SAN FRANCISCO, CA—Research led by scientists at the Gladstone Institutes has identified the precise chain of molecular events in the human body that drives the death of most of the immune system’s CD4 T cells as an HIV infection leads to AIDS.
SAN FRANCISCO, CA—In 2012 the HIV antiretroviral drug Truvada became the first and only medication approved by the FDA for HIV prevention.
SAN FRANCISCO, CA—One of biology’s most fundamental processes is something called transcription. It is just one step of many required to build proteins—and without it life would not exist. However, many aspects of transcription remain shrouded in mystery.
SAN FRANCISCO, CA—Perhaps the single greatest barrier to curbing the spread of HIV/AIDS is the dormant, or “latent,” reservoir of virus, which is out of reach of even the most potent medications.
SAN FRANCISCO, CA—Three Gladstone scientists have won research awards from divisions of the National Institutes of Health (NIH) equaling an approximate total of $12.5 million over five years for their groundbreaking research to overcome HIV/AIDS.
SAN FRANCISCO, CA—Scientists at the Gladstone Institutes have mapped the molecular mechanism by which a virus known as cytomegalovirus (CMV) so successfully infects its hosts.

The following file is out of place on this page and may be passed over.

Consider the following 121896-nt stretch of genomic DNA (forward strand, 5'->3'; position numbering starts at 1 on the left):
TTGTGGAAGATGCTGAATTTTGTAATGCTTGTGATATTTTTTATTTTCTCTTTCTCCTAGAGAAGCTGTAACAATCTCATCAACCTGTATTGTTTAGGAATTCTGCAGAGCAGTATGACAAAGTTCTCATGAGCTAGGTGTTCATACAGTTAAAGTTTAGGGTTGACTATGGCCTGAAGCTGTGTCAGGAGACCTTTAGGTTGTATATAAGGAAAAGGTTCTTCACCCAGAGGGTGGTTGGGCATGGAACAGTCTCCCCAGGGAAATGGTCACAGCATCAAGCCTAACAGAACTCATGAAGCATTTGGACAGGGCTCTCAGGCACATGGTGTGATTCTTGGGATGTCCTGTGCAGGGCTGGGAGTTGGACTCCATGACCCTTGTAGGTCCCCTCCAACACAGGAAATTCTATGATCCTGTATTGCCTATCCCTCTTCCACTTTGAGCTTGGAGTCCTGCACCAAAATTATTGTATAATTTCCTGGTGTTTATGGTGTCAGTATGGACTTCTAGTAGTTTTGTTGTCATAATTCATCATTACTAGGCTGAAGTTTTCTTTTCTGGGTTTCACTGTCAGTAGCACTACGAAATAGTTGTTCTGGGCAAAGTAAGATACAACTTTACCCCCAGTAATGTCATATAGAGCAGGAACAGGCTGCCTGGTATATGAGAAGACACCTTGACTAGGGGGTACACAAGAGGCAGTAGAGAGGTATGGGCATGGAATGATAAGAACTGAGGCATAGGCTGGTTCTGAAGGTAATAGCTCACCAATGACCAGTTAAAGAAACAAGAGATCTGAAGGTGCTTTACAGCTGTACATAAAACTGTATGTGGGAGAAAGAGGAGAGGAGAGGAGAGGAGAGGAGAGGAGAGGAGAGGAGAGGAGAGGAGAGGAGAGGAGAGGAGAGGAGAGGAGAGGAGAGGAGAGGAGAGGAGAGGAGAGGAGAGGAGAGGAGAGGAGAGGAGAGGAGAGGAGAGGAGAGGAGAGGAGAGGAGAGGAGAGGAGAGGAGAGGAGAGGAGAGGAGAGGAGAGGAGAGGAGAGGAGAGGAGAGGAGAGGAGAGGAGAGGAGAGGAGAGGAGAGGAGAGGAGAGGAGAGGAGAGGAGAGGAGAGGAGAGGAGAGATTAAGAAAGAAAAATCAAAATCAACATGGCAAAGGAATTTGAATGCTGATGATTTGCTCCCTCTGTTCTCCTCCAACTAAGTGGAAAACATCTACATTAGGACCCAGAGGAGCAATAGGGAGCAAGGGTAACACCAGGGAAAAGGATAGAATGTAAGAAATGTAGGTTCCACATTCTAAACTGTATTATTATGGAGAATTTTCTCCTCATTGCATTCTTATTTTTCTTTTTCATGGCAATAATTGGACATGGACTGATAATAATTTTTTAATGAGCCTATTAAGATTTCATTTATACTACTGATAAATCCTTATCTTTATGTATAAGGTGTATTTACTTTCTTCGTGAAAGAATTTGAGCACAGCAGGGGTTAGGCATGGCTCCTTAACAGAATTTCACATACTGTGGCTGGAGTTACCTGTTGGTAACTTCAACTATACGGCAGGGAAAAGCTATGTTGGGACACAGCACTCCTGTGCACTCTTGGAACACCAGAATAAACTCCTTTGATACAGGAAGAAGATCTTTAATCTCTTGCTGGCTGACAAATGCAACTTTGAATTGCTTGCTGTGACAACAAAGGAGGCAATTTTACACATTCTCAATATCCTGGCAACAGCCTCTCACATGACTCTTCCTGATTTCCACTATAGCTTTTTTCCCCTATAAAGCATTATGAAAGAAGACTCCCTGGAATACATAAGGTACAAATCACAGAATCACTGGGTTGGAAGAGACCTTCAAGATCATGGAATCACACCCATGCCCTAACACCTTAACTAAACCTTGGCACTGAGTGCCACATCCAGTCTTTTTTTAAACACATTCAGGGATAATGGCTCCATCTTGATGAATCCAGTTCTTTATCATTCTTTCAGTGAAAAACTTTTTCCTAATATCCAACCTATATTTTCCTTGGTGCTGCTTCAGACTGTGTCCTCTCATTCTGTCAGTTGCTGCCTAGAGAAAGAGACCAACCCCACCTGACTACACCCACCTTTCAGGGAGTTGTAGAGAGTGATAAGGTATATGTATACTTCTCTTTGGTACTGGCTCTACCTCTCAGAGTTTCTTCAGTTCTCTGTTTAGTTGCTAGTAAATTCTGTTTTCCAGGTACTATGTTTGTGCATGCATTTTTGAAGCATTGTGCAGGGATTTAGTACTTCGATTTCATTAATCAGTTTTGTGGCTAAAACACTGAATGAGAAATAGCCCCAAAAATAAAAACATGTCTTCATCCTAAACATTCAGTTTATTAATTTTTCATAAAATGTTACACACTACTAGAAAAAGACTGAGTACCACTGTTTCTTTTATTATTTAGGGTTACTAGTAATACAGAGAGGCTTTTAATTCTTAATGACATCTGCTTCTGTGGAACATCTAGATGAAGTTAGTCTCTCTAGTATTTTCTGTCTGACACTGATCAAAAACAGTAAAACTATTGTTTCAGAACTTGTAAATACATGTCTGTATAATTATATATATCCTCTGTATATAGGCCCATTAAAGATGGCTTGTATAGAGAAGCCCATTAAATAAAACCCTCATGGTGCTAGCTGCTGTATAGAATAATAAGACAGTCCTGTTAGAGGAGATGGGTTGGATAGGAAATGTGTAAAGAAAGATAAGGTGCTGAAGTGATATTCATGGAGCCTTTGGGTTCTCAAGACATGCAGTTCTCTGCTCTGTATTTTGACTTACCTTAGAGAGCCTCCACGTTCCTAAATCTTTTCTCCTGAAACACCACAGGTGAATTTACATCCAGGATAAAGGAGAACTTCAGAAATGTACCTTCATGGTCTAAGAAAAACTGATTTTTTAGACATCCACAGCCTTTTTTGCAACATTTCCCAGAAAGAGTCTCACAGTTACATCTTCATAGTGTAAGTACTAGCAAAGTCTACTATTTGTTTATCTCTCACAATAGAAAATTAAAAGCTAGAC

SAN FRANCISCO, CA—Scientists at the Gladstone Institutes have identified a novel mechanism by which a type of low-carb, low-calorie diet—called a “ketogenic diet”—could delay the effects of aging.
SAN FRANCISCO, CA—Scientists at the Gladstone Institutes have mapped the precise frequency by which genes get turned on across the human genome, providing new insight into the most fundamental of cellular processes—and revealing new clues as to what happens when this process goes awry.
SAN FRANCISCO, CA—New research from an international team of HIV/AIDS experts has reaffirmed the effectiveness of Truvada—the first and only medication approved by the FDA for HIV prevention.
SAN FRANCISCO, CA—Scientists at the Gladstone Institutes have gotten us one step closer to understanding and overcoming one of the least-understood mechanisms of HIV infection—by devising a method to precisely track the life cycle of individual cells infected with HIV, the virus that causes AIDS.